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Kelly, K.V. (2008). Moral Stealth by Arnold Goldberg University of Chicago Press, Chicago, IL, 2007; 145 pp; $32. Int. J. Psycho-Anal., 89(6):1286-1288.

(2008). International Journal of Psycho-Analysis, 89(6):1286-1288

Moral Stealth by Arnold Goldberg University of Chicago Press, Chicago, IL, 2007; 145 pp; $32

Review by:
Kevin V. Kelly

In a characteristically pithy formulation, Arnold Goldberg observes that: “To sum up much of today's psychoanalysis, we might describe it … as the variety of ways analysts cope with the problems of their patients” (p. 44). The same phrase could be adapted to describe the subject matter of this book: it concerns the variety of ways analysts cope with the felt expectation of being virtuous. Like the book itself, these phrases pack a great deal of thought and argument into a few words, and require some unpacking.

Goldberg argues that the community of analysts and analytic psychotherapists currently suffers from a form of professional superego pathology; he articulates a set of moral standards that we have set for ourselves unselfconsciously, and decries these as unrealistic and/or unhelpful to our patients. Interwoven with these arguments, he offers a reminder of the ubiquity of value-laden concerns in analysis, a proposal to base a rethinking of these concerns in the philosophical tradition of ‘pragmatism’, several trenchant asides on the evolution of analytic theory and practice, and a presentation of a genuinely neutral stance, illustrating how radical this idea must be.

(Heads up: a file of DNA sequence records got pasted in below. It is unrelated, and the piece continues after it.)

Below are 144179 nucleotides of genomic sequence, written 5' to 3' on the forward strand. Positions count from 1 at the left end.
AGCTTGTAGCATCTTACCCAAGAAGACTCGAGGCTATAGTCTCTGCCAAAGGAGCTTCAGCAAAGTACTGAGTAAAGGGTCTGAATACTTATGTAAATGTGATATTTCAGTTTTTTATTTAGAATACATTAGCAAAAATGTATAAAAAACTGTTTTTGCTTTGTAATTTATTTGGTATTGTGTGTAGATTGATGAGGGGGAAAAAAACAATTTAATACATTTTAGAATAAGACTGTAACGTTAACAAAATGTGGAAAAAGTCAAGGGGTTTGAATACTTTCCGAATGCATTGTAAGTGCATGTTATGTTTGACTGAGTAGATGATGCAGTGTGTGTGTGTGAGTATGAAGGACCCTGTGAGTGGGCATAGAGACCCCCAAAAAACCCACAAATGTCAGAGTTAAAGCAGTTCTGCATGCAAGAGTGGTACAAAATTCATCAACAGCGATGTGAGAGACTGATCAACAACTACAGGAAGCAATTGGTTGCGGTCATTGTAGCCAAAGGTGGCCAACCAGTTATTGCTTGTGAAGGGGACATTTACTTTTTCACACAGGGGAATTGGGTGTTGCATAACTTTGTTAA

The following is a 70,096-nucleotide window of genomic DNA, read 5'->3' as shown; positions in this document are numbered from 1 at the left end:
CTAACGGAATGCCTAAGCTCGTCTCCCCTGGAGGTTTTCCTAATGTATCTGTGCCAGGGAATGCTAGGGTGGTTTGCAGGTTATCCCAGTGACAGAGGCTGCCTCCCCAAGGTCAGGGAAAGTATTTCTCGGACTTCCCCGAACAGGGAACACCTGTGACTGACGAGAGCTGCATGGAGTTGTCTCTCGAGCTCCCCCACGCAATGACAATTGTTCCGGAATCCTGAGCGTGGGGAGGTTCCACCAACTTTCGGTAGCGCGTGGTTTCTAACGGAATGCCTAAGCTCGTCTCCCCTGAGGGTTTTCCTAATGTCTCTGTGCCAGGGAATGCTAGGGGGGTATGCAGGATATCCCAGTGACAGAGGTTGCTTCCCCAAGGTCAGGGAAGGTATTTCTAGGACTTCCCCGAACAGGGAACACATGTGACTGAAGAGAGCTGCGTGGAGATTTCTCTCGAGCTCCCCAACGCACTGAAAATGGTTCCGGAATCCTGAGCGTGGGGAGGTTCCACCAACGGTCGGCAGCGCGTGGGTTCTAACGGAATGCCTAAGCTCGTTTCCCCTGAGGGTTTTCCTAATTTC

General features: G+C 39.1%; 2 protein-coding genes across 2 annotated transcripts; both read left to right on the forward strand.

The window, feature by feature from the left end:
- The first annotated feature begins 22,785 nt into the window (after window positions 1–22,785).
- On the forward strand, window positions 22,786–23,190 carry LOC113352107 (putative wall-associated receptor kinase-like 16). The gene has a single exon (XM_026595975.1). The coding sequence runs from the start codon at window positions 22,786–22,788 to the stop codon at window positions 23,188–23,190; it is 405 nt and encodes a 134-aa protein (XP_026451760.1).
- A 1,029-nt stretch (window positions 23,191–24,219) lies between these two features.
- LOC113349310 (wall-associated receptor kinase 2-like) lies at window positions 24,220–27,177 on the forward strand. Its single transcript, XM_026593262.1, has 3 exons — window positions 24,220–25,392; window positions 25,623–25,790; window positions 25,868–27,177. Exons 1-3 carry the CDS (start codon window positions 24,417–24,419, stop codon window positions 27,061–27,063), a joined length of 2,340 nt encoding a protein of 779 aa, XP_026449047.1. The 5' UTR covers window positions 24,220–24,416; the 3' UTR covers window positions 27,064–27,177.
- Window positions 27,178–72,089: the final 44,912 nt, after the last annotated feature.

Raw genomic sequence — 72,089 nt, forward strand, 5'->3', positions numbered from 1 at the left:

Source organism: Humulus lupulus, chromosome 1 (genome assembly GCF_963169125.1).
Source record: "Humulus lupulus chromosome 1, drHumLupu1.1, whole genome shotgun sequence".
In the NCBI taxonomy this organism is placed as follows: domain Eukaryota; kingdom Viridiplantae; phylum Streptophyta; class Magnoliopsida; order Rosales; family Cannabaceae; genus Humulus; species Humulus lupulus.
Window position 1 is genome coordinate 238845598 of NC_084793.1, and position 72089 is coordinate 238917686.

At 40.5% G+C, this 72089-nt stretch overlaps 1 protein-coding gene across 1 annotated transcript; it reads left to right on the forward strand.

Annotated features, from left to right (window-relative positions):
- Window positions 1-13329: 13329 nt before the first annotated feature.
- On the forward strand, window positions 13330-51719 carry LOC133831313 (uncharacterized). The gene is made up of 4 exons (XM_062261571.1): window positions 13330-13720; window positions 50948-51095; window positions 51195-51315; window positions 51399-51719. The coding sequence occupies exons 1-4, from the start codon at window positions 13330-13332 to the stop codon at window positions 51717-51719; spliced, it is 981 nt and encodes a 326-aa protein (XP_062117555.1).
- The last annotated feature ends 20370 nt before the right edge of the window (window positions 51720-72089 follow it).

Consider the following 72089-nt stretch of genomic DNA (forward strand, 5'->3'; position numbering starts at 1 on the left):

Goldberg repeatedly makes clear his belief that the entire profession operates under the influence of a “… subterranean world of unexamined but powerful directions for living and behaving properly” (p. viii); he states that: “Somewhere along the way, the good analyst and therapist was seen to carry an aura of saintliness whereby those qualities of curiosity, hope, kindness, courage, honesty, purposeful-ness, integrity, and the like became requirements or principles on a par with the need for surgical scrubbing” (p.

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